“Rider students benefit by having superior customer service, lower rates and fees, easy loan certification and better borrower benefits for repayments,” he said.

According to Williams, there are many scams that “prey on consumer confusion and fears.” He pointed to “Direct to Consumer Loans” as an example. Companies that use these loans go directly to the consumer without the school’s knowledge, which could be dangerous for borrowers.

“Consumers don’t know what is being presented to them, and a lot of times it has to do with hidden fees and very harsh repayment terms,” said Williams.

O’Hara compared “Direct to Consumer Loans” to credit card companies, which often attract customers with low interest rates for the first six months.

“It tends to be more market driven, trying to get people’s attention,” he said. “Some direct consumer appeals end up being quick fixes for students, but in the long run, they sack ’em with the fine print.”

According to O’Hara, if a preferred lender changes its service in a way that would harm students, the University will no longer recommend it.

“If there is a company that gets caught up in what is not best for the students, they are going to be off the list,” he said. “They are going to be off the radar.”

However, students are not obligated to use recommended lenders.

“A preferred list does not mean a required one,” said O’Hara.

Kantrowitz said it is important that students shop around and look at lenders on and off the list.

“Students often think the choice of a lender doesn’t matter, so they just pick the first lender on the list,” he said. “But it does matter, as loan discounts can save you hundreds or thousands of dollars over the life of a loan.”

It is essential that students learn how to choose the loan that is best for them, according to Williams. He said that President of Syms Department Stores Marci Syms’ motto, “An educated consumer is our best customer,” holds true for student borrowers.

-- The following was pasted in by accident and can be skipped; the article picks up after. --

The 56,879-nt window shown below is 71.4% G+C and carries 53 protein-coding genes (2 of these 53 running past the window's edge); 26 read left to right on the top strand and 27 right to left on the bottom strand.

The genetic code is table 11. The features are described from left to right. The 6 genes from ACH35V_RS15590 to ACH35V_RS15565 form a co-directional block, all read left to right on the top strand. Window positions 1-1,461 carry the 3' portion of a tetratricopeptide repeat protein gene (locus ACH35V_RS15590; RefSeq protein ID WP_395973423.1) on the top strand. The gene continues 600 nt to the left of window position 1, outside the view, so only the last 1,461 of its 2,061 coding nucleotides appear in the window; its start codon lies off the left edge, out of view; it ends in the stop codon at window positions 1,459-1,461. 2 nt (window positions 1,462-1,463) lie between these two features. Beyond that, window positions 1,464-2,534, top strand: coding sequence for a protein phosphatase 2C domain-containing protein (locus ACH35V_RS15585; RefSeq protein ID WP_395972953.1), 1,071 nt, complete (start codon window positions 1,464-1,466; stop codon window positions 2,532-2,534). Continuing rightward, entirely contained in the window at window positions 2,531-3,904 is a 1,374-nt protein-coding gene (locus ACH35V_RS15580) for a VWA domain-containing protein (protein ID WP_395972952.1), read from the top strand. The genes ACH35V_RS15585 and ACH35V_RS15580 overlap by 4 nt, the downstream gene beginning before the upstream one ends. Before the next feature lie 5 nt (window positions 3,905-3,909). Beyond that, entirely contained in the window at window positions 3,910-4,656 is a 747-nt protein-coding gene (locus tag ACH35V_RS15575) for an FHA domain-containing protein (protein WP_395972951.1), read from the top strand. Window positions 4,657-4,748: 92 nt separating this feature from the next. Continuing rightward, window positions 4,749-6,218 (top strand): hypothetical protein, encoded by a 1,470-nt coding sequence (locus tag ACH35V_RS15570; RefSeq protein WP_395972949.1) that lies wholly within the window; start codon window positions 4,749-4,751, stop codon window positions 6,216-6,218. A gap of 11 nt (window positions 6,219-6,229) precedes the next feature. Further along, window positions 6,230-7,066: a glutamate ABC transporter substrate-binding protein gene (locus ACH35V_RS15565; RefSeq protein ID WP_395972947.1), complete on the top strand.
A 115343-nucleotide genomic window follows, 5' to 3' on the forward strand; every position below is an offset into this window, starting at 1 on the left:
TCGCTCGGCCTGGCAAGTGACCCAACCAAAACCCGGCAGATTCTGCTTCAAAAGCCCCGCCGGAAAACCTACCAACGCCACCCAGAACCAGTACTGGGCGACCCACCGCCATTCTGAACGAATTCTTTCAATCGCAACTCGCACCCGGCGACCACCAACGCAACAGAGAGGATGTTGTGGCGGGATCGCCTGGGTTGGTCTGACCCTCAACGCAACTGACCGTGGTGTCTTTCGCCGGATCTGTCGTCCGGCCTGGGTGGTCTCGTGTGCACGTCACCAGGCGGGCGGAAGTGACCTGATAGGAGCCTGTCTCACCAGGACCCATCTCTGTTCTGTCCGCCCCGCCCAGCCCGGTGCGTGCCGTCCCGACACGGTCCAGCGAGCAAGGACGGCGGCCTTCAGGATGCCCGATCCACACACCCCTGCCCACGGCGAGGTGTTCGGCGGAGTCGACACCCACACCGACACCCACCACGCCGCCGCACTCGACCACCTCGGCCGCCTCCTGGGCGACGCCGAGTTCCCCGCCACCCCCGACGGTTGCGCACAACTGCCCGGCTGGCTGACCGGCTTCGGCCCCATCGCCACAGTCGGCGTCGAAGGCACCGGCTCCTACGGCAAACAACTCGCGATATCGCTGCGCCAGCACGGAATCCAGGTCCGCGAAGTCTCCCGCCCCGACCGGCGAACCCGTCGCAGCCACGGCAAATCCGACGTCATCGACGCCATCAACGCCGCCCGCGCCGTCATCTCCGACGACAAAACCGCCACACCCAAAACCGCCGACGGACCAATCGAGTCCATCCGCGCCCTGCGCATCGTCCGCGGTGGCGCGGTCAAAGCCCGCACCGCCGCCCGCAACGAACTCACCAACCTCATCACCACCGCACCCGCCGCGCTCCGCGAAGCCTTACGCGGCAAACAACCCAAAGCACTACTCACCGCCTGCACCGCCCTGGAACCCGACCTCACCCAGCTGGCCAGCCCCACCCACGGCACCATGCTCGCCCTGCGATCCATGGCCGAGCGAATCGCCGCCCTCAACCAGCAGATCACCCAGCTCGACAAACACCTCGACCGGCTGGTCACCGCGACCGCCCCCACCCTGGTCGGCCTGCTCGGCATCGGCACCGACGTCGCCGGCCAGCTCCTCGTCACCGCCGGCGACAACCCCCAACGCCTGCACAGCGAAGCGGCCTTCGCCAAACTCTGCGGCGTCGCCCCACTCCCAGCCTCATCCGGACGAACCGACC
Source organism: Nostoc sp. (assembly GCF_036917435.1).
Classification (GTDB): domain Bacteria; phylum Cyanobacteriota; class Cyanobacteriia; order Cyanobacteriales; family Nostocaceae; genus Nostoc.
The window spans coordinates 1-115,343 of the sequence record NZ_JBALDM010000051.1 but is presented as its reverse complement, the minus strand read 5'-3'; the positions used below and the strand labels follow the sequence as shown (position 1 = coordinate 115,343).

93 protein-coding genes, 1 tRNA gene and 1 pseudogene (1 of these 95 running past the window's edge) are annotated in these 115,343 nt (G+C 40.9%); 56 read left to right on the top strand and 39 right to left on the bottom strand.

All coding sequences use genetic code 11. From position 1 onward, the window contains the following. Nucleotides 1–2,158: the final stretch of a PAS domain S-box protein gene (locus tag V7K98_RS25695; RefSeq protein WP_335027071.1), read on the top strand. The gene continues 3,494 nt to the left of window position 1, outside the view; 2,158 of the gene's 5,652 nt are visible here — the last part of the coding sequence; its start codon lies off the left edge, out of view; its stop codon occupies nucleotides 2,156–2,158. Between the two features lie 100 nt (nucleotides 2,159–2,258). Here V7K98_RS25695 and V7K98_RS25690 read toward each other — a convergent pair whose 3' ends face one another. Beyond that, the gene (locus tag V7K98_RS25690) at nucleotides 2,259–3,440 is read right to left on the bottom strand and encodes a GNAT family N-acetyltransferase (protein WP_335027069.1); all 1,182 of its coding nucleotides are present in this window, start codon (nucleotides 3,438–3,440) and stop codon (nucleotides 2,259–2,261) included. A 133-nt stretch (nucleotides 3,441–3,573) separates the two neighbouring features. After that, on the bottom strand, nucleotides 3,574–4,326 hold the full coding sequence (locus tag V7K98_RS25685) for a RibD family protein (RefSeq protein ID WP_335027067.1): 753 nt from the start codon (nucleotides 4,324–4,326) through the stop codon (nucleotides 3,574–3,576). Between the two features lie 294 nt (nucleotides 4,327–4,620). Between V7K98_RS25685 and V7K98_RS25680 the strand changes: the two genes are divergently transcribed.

“The University strives to educate the student borrower,” said Williams. “We try to provide the best options to students and help them to understand that foolish borrowing is not a wise decision.”

However, students might not have to worry about choosing between a preferred lender or an outside lender in the future. Sen. Edward Kennedy, D-Mass., head of the Senate education committee, and Rep. George Miller, D-Calif., head of the House Committee on Education and the Workforce, are pushing Congress to take action. Last Wednesday, Miller asked the Education Department to temporarily ban colleges from using preferred lender lists.

But Williams said he doesn’t think preferred lender lists will become obsolete.

“Congress and the Department of Education are well aware of direct to consumer problems and will continue to rely on the schools to direct and assist students and families in making wise decisions,” he said.

Williams added the absence of recommended lenders would do more harm than good.

“Legislation banning preferred lender lists may make it more difficult for students and families to identify safe and cost-effective loan products and services,” said Williams.